Putin revealed the development of the new weapon in a state of the nation address in February 2019, saying it could hit targets at sea and on land with a range of 1,000 kilometers and a speed of Mach 9.
Russia’s latest Zircon test came after Western reports that a Chinese hypersonic glider test flight in July culminated in the mid-flight firing of a missile at more than five times the speed of sound over the South China Sea.
Up until the test, none of the top powers had displayed comparable mastery of a mid-flight missile launch.
China denied the report, saying it was a routine test of a reusable space vehicle.
Russia has boasted of developing several weapons that circumvent existing defense systems, including the Sarmat intercontinental missiles and Burevestnik cruise missiles.
Western experts have linked a deadly blast at a test site in northern Russia in 2019 — which caused a sharp spike in local radiation levels — to the Burevestnik nuclear-powered cruise missile.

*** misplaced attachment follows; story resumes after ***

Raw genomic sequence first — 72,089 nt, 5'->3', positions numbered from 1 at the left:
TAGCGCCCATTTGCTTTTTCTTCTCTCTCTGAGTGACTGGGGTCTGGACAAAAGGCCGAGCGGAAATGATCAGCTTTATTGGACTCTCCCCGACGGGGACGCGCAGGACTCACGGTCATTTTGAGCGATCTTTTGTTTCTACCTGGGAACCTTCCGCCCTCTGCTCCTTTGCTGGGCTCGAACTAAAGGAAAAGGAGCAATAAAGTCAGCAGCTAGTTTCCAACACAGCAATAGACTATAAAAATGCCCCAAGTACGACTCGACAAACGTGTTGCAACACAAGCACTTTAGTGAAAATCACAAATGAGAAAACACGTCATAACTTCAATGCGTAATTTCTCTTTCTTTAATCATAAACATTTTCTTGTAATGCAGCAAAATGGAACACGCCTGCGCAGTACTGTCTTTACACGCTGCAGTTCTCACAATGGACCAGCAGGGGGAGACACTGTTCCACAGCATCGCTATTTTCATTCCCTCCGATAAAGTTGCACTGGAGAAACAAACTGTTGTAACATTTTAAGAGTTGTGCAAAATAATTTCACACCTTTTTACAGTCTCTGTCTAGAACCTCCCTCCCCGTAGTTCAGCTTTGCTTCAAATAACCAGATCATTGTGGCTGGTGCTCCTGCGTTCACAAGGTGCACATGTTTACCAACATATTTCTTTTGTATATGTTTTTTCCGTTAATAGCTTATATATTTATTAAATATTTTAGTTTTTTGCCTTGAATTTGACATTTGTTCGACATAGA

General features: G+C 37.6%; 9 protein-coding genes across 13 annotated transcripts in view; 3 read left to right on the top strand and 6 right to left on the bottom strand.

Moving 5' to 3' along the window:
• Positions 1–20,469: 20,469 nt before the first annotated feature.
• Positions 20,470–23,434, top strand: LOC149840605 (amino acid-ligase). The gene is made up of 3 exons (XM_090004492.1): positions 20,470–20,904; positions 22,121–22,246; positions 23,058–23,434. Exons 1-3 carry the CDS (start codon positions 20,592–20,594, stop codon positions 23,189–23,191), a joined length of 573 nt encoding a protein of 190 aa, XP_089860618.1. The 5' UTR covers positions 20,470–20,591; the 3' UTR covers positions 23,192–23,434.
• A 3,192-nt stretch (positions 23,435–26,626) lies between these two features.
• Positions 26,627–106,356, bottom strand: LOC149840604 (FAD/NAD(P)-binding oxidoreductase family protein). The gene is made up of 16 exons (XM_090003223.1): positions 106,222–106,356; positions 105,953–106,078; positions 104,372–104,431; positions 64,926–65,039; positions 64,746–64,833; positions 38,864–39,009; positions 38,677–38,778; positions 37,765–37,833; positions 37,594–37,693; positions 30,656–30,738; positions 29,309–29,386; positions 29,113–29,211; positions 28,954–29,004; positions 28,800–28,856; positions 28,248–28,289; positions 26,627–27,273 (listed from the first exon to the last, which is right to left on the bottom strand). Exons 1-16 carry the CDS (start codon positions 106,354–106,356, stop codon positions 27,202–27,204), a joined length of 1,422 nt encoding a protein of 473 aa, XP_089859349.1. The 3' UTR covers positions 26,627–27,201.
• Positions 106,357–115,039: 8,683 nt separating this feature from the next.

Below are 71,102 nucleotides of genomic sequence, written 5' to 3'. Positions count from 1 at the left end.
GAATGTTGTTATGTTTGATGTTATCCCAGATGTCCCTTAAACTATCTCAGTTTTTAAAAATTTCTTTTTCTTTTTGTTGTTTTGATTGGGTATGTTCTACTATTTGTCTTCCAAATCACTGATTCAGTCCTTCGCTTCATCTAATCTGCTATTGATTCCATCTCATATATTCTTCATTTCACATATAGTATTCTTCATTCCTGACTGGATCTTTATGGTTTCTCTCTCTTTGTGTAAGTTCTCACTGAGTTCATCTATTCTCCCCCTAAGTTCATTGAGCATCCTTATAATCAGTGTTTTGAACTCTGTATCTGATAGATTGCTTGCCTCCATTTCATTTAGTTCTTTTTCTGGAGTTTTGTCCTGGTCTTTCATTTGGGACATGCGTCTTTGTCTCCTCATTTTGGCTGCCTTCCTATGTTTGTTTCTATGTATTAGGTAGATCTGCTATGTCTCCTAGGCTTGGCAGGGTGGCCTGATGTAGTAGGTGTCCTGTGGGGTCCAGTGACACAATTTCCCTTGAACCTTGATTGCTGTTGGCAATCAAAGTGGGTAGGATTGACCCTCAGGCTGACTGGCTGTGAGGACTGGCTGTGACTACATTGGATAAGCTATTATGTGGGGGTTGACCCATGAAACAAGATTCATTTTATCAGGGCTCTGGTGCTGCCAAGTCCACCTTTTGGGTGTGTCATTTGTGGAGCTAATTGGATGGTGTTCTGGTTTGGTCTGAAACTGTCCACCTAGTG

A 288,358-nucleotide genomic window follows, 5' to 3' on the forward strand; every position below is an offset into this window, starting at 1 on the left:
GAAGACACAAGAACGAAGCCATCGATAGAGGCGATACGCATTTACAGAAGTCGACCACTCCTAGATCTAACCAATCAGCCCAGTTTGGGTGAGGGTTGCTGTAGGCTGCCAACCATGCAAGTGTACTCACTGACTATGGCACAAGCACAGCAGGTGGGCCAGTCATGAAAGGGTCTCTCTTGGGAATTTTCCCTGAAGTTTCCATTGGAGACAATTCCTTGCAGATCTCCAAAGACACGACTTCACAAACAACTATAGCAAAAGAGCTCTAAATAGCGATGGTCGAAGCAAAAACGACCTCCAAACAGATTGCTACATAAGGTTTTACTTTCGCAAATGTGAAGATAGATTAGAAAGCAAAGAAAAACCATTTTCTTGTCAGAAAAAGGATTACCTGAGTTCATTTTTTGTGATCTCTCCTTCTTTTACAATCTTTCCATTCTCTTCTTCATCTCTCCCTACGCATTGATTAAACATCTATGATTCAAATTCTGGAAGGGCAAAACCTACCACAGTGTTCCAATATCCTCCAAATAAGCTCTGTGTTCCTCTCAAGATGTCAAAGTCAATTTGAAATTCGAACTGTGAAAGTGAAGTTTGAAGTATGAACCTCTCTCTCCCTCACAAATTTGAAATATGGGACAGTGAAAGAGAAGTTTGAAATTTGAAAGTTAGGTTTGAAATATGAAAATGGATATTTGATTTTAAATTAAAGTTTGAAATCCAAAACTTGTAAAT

Couple caught fleeing Dutch COVID-19 quarantine moved to ‘forced isolation’

Couple caught fleeing Dutch COVID-19 quarantine moved to ‘forced isolation’
Updated 29 November 2021

Couple caught fleeing Dutch COVID-19 quarantine moved to ‘forced isolation’

Couple caught fleeing Dutch COVID-19 quarantine moved to ‘forced isolation’
  • Pair left the hotel where travelers who tested positive for the virus were staying after arriving at Amsterdam’s Schiphol airport from South Africa

AMSTERDAM: A couple caught trying to escape from COVID-19 quarantine in the Netherlands after testing positive for the coronavirus have been transferred to a hospital where they were being held in isolation, an official said on Monday.
The pair, a Spanish man and Portuguese woman, left the hotel where travelers who tested positive for the virus were staying after arriving at Amsterdam’s Schiphol airport from South Africa.